BEIJING — China proposed a draft statement of basic negotiating principles yesterday at six-nation nuclear talks aimed at convincing North Korea to disarm, and the U.S. envoy called it a good basis for future sessions.
U.S. Assistant Secretary of State Christopher Hill said he could not give an end date for the talks, which already had stretched into an unprecedented fifth day yesterday. But he said he doubted they would finish this weekend because much work remains.
“Today was the first opportunity, really, to take something that could become the final document and try to see if we can reach agreement on it,” Mr. Hill said.
He would not give details but said “we think it’s a good basis” for negotiation.
Mr. Hill met with his North Korean counterpart for a fifth day yesterday, while delegates from all six governments met to work on the statement.
South Korea, Japan and Russia are the other governments involved in the talks, which began in 2003 and are now in their fourth round.
Diplomats in Beijing would not give any details of the Chinese draft statement.
But the Japanese newspaper Yomiuri, citing officials it did not identify, said the delegates had “roughly agreed” to a draft document that would offer North Korea a safety guarantee, a mention of economic assistance and a promise of normalized relations with the United States.
It does not say in detail how the North would abandon its nuclear program or what it would get in return.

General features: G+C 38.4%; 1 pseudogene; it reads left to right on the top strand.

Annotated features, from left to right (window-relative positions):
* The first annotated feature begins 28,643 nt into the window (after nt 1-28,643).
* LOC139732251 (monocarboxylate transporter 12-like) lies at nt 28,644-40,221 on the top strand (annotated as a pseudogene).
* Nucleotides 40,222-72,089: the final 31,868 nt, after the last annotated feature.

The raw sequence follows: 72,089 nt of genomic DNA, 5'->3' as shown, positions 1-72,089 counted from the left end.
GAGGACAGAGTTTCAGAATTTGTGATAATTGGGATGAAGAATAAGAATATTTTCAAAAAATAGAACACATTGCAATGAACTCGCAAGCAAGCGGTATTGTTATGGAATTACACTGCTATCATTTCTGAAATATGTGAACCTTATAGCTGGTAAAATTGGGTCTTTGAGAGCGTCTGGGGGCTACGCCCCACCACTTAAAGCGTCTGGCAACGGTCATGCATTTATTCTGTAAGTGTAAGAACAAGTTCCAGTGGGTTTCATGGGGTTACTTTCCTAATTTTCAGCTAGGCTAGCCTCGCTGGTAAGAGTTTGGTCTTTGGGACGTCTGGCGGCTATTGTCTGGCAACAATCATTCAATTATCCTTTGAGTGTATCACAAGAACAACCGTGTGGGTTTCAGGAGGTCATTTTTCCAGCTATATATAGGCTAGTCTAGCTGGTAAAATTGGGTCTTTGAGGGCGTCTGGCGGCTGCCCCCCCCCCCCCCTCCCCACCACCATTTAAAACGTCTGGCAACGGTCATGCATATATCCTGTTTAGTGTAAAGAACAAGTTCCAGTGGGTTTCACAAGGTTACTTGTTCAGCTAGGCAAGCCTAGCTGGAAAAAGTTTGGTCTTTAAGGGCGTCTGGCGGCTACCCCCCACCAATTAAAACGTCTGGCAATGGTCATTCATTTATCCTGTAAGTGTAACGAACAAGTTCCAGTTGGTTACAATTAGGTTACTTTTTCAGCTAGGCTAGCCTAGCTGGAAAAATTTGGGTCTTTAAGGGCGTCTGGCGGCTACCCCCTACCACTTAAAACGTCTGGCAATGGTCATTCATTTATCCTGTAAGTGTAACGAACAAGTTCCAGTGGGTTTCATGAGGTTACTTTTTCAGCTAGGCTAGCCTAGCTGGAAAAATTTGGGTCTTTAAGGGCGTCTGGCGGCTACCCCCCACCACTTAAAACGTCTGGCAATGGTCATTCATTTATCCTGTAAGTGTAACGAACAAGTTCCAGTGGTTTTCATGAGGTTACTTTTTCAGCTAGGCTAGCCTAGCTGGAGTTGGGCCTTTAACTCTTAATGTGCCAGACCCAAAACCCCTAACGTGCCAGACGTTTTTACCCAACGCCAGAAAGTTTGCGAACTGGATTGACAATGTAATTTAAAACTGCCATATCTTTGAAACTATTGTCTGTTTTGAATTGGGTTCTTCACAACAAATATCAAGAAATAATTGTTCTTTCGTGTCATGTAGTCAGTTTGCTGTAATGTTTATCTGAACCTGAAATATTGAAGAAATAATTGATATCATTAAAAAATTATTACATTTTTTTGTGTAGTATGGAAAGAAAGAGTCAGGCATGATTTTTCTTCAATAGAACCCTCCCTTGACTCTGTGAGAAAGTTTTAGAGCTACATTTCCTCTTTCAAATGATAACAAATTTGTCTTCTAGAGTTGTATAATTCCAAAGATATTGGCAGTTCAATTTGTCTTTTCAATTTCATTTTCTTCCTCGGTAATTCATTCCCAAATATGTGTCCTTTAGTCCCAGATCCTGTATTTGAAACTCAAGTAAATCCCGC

Earlier, Mr. Hill said negotiators would be working on the statement, but “it’s going to take a while.”
“It is not going to be finished today or even tomorrow, because even though the texts will be rather brief, they’re rather important, too,” he said as he left his hotel yesterday morning.
The negotiations, renewed this week after a 13-month hiatus, have produced no breakthroughs, and their most significant development appears to be that the Americans and North Koreans have continued talking.
According to Mr. Hill, the United States and North Korea remained split over the North’s demand for U.S. concessions before giving up its nuclear weapons program and its insistence on having a peaceful atomic energy project.
Mr. Hill said the aim of the current round of talks was to agree on a set of principles as a basis for later negotiations.
“There is a growing consensus that where we end up is the denuclearization of the Korean Peninsula — that is, no nuclear weapons, no nuclear weapons programs … no nuclear programs that could conceivably be nuclear weapons programs,” he said.
The North says it wants aid and concessions before giving up its nuclear program, while Washington wants to see the program eliminated before it rewards the North.
Mr. Hill said the North also has insisted it should have the right to use peaceful nuclear technology for power generation if it rejoins the nuclear Non-Proliferation Treaty. The United States maintains the North should not be allowed to do so because of proliferation concerns.
South Korea has offered the North 2 million kilowatts of electricity a year in exchange for giving up its nuclear program — an offer that helped lure Pyongyang back to nuclear talks.